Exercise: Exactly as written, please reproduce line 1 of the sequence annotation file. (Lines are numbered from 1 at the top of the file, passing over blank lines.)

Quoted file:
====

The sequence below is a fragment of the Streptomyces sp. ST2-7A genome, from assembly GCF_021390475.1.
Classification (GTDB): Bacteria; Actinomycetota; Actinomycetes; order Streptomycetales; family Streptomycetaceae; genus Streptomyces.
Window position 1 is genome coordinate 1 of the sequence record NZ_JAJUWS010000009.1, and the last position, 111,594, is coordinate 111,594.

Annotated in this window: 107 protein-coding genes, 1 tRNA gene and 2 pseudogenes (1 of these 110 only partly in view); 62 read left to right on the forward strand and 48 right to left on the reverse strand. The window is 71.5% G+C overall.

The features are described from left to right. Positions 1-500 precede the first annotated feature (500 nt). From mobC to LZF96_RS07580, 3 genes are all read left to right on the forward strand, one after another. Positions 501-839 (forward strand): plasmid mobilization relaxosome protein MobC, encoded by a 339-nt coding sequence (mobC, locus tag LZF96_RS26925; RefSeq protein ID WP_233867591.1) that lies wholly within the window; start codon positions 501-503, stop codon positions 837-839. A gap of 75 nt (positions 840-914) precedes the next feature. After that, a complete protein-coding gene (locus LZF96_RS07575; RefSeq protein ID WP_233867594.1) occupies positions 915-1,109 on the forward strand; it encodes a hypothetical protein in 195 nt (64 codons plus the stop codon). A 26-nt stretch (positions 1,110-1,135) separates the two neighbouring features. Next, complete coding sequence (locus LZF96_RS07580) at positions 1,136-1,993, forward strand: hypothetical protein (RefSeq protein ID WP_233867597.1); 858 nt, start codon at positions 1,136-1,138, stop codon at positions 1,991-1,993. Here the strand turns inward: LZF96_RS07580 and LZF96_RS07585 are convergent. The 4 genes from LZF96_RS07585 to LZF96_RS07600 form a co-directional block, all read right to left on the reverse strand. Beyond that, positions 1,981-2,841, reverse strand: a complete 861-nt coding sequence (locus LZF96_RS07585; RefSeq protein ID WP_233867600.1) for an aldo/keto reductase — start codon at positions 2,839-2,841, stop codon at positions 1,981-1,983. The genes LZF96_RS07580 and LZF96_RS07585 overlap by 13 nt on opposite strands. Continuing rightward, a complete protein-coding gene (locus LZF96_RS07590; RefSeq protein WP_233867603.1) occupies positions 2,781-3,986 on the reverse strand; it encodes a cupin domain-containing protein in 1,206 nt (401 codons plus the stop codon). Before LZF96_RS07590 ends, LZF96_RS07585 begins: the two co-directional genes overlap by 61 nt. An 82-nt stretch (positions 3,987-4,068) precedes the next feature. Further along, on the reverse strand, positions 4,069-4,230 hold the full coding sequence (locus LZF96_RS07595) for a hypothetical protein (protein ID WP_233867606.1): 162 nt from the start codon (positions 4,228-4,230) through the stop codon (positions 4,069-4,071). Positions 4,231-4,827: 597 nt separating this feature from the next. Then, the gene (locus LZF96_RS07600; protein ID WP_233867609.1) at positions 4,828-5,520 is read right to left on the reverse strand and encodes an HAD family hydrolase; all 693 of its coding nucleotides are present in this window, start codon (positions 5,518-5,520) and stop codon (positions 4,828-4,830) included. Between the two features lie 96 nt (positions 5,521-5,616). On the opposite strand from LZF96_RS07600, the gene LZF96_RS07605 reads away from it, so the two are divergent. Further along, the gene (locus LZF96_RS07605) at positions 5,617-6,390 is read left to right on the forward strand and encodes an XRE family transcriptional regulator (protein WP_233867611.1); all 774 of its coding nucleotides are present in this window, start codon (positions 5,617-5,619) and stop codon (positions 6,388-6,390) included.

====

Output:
The sequence below is a fragment of the Streptomyces sp. ST2-7A genome, from assembly GCF_021390475.1.